You don't have to take the GRE

200 points just for filling your name in the bubbles

Coming back from a coffee break at work, I was surprised by a truck parked on the street with an advertisement for the GRE.

Q: Why take yet another test?
A: More options for your future.
Take the GRE!

I guess I shouldn't have been so surprised, given that I work near a college, and it's coming up on graduation season. It just seemed so odd to me. It's similar to my reaction to direct-to-consumer pharmaceutical ads: "Why are you advertising to ME? I'm not the one who decides these things." I'd never just decide to take a new medication the way I'd decide to try a new breakfast cereal. I'll take Vlasonimex or whatever if and only if my doctor decides it's the best option for my particular medical condition. Similarly, I'd never just decide to take a university entrance exam for my own edification. I'd take it if and only if I were applying to specific schools that required it. The schools would decide, not me.

(I guess they're relying on that idea of "options," bolstering the idea that it's a smart move to take a common entrance test even if you haven't made up your mind whether or not you're applying to a school that uses it. Kind of like checking your coat before you've decided if you're going to the restaurant or not - you know, to keep your options open.)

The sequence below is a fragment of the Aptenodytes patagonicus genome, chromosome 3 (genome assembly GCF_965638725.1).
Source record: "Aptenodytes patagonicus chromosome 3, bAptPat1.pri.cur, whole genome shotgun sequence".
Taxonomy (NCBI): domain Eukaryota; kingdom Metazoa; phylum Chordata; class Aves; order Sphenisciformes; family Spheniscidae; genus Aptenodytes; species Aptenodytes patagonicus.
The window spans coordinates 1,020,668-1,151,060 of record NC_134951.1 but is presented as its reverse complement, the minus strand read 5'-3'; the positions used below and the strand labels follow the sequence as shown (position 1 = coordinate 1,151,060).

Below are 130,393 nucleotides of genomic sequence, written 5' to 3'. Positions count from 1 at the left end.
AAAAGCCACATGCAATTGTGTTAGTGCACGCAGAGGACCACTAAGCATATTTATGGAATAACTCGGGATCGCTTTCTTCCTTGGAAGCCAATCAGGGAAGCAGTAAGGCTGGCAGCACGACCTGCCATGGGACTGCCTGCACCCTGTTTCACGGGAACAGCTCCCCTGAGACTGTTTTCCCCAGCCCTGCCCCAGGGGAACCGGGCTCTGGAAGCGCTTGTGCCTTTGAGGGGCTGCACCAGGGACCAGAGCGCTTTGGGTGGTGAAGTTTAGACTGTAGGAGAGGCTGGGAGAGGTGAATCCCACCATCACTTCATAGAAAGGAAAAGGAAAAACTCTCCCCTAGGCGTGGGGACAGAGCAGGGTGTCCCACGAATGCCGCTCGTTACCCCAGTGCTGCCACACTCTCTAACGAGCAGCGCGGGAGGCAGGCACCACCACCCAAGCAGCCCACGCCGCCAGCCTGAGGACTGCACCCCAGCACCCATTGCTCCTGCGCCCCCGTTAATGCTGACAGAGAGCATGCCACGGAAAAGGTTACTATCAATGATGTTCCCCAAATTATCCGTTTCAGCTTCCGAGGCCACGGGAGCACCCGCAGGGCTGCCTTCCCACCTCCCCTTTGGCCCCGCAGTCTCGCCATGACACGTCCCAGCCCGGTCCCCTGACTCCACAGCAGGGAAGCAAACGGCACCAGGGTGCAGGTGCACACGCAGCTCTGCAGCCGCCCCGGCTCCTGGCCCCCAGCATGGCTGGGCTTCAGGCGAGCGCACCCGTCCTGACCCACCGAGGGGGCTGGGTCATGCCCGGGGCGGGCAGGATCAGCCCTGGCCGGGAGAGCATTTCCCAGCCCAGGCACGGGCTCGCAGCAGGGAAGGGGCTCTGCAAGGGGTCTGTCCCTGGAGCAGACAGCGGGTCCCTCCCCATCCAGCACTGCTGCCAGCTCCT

I've never thought of the GRE, or the SAT or TOEFL or any of those tests, as something that needs to advertise -- at least, not to potential test-takers. As a prospective student, you can choose which school to apply to, but not which test to take: if your school requires the GRE, you take it. To students, the test feels like an institution or an inevitability, not a product.

But it is a product. Seeing that advertisement, suddenly I could imagine a whole ad campaign aimed at schools, persuading them to require the test - they don't have to, after all! These tests are run by companies with generic, official-sounding names like The College Board and Educational Testing Service, which make you think they are federal or perhaps international institutions of appointed officials, but they aren't. They're just regular old companies with bottom lines. They're ubiquitous like Coke, not like the DMV.

In that way, I think, the advertising has backfired. It's to ETS's advantage that students think of their tests as non-optional requirements of the system. The very fact that they're trying to convince me to use their product makes it starkly clear that I don't have to.

The secret subtext of "Take the GRE!" is "You don't have to take the GRE!"

Now, I wasn't planning to take the GRE anyway (I have the kind of hiss-and-back-away reaction to grad school that vampires have to the sun), so maybe I'm a bad sample. But I think this can be generalized to other products, including ones that I'm more tempted by.

Persuasion implies choice. If you have no choice, there's no need to advertise. Ever see an ad for the DMV? (I mean, I have, but they're more like PSAs about how you can now renew your license online. It's not just, "Come to the DMV!")

If they advertise, that means you have a choice. And you can choose "no."


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